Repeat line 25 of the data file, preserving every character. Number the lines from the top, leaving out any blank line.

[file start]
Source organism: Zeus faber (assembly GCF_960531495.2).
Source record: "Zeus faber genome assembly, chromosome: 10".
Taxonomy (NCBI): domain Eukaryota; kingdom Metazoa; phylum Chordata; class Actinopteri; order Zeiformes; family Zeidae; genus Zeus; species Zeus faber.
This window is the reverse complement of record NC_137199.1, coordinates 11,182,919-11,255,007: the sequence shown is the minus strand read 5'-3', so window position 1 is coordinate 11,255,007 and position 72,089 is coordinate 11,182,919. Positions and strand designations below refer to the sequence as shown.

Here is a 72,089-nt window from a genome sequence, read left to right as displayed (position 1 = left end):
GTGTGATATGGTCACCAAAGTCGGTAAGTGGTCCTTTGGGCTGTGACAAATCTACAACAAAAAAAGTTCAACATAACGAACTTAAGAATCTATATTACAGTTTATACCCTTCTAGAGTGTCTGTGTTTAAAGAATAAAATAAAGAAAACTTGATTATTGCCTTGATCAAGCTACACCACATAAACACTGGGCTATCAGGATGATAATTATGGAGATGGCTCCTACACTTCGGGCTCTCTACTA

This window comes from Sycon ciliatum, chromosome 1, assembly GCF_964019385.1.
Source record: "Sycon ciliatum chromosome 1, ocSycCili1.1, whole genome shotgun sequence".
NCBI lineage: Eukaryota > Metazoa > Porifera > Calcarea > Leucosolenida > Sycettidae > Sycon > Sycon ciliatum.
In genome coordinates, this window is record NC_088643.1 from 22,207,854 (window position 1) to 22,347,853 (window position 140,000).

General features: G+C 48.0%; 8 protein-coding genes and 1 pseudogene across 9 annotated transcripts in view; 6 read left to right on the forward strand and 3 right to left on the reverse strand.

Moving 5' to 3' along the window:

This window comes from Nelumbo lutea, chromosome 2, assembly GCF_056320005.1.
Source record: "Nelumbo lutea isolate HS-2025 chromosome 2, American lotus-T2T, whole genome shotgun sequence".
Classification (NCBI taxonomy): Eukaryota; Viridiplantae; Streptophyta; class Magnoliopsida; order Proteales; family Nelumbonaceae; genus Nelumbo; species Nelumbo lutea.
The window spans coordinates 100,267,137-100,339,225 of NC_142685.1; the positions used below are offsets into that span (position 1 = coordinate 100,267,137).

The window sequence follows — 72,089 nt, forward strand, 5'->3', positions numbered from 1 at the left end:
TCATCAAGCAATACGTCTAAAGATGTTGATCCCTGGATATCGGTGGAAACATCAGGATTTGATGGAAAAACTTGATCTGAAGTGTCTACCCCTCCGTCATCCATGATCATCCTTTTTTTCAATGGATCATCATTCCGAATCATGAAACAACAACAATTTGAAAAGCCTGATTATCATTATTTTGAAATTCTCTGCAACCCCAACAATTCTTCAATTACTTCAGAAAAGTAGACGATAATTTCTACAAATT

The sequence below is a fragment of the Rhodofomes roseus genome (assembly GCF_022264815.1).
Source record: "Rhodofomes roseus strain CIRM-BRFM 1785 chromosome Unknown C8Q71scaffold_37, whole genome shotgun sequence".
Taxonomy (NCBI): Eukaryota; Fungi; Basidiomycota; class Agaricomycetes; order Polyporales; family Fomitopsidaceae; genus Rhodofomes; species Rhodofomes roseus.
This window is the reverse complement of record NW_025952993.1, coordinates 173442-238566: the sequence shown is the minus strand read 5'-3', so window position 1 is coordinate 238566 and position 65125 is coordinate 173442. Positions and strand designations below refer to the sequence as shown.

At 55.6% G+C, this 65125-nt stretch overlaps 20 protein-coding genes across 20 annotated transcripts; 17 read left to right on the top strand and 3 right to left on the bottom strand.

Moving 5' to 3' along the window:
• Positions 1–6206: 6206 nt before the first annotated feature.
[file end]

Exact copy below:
• Positions 1–6206: 6206 nt before the first annotated feature.